Drs. El-Rayes & Rosen answered several of your questions about colorectal cancer risk factors, symptoms and therapy. The colorectal cancer program at Winship Cancer Institute of Emory University offers multidisciplinary teams including oncology surgeons, radiologists, medical oncologists, pathologists, and advanced practice nurses with expertise in colorectal cancer and other gastrointestinal cancers. There are a variety of treatment options for colorectal cancer; for some patients, a combination of treatment methods may be used.
Check out the conversation by viewing the chat transcript! Here are just a few questions from the chat:
Question: How prevalent is family history? Should I have a plan to have [colorectal cancer] testing done?
- Answer from Dr. Rosen: Approximately 15% of colorectal cancer patients have a family history of the cancer.
- Answer from Dr. El-Rayes: Family history is an important predictor of the risk of developing colon cancer. Patients with family history of multiple relatives with colorectal or other cancers should seek evaluation to determine if their family history puts them at added risk for developing cancer. At Winship we have a multidisciplinary team that includes geneticists, genetic counselors, colorectal surgeons, gastroenterologists, and medical oncologists who can work with families who have inherited pre-dispositions for colon cancer.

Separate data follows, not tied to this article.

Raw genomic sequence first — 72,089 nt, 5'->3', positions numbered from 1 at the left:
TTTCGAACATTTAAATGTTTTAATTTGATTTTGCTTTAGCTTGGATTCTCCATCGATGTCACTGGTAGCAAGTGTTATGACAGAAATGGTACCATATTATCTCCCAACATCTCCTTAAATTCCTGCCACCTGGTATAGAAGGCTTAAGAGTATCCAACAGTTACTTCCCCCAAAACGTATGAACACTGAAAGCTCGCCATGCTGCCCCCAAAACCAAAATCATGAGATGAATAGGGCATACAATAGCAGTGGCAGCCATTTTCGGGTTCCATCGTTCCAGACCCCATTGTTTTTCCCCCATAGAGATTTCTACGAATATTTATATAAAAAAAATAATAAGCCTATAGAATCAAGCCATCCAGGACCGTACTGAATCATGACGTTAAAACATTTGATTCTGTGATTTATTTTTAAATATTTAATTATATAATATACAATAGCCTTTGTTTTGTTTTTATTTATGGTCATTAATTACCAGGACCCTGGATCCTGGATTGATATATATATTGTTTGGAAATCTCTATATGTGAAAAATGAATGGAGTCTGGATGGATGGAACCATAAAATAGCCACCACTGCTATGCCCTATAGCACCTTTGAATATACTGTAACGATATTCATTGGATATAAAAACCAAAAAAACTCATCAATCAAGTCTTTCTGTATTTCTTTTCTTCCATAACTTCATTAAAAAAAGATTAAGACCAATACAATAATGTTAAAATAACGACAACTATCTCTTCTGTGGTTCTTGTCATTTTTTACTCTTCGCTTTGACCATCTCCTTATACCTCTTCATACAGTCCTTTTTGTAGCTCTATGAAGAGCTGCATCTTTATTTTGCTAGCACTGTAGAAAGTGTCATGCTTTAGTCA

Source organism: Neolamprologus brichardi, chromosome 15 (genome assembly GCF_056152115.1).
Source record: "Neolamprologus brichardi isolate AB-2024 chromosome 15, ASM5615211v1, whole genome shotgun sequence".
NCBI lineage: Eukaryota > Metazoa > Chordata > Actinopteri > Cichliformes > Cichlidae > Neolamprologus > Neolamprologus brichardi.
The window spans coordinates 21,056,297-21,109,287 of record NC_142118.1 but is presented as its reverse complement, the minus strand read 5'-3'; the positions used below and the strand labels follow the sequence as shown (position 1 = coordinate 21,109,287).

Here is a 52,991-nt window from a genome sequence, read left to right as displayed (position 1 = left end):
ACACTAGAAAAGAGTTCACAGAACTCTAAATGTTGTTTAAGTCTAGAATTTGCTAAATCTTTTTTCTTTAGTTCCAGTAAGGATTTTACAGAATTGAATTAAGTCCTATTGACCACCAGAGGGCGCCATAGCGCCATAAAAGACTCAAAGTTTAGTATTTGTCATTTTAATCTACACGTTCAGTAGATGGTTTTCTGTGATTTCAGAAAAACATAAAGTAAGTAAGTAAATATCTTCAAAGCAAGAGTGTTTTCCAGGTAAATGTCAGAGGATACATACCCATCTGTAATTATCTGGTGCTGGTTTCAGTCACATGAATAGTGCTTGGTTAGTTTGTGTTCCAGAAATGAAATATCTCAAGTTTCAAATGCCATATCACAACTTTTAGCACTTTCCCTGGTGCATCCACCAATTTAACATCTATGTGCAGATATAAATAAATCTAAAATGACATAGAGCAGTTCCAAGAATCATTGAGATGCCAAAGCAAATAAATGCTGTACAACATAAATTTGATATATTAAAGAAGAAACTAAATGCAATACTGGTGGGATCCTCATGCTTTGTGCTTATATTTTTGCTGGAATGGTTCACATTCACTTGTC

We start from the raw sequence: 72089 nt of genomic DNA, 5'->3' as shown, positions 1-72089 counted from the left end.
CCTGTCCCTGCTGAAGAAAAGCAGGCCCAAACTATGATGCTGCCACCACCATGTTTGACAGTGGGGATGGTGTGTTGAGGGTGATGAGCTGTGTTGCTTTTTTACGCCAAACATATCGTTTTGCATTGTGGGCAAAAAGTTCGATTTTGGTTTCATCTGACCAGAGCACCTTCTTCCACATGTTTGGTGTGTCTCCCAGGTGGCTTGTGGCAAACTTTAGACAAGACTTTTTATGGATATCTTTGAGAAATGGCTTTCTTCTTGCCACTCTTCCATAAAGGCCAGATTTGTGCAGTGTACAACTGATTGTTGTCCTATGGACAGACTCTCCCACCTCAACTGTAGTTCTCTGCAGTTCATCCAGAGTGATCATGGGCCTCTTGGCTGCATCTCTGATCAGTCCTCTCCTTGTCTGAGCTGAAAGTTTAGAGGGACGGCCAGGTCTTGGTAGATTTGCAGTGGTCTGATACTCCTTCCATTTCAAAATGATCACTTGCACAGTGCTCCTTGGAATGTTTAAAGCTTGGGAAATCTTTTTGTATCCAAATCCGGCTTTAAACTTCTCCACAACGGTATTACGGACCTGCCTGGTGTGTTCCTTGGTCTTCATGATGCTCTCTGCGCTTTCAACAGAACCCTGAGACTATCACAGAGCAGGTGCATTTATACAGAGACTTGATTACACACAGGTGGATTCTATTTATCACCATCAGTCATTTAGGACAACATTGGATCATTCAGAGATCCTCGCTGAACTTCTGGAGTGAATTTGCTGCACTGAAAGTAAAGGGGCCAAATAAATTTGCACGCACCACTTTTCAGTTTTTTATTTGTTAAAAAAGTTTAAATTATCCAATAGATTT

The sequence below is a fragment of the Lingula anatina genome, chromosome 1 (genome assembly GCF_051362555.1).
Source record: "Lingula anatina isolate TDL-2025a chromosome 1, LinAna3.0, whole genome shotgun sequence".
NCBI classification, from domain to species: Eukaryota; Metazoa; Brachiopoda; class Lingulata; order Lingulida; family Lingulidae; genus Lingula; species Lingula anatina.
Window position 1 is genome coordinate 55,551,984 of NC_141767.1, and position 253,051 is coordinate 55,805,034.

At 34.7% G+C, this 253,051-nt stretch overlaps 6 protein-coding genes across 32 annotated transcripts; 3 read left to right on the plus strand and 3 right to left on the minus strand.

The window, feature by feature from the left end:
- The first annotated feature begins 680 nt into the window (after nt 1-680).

Question: If you have been diagnosed/hospitalized (8 years ago) with divraticulos how often should you have a colonoscopy? And is it related to bleeding that starts and stops when you are stressed and your bowels lock up? And is it hereditary?
- Answer from Dr. Rosen: Diverticular disease does not have any bearing on risk of colorectal cancer, so it does not change surveillance or screening recommendations. It can cause bleeding, and there is possibly a hereditary component.
- Answer from Dr. El-Rayes: The frequency of colonoscopy is dependent on family history, presence of chronic inflammatory conditions (like Ulcerative colitis) and presence of polyps. Diverticulosis of in of itself does not impact the risk of developing colon cancer.
Question: If a person with family history of Colon Cancer can’t afford the test who can help them?
- Answer from Dr. Rosen: The Affordable Care Act offers free screening for colorectal cancer.
If you missed this chat, be sure to check out the full list of questions and answers on the web transcript. For more information go to the Colorectal Cancer at Winship Cancer Institute website or 404-778-7777 to learn more from a registered nurse.
If you have additional questions for Drs. El-Rayes & Rosen, feel free to leave a comment in our comments area below.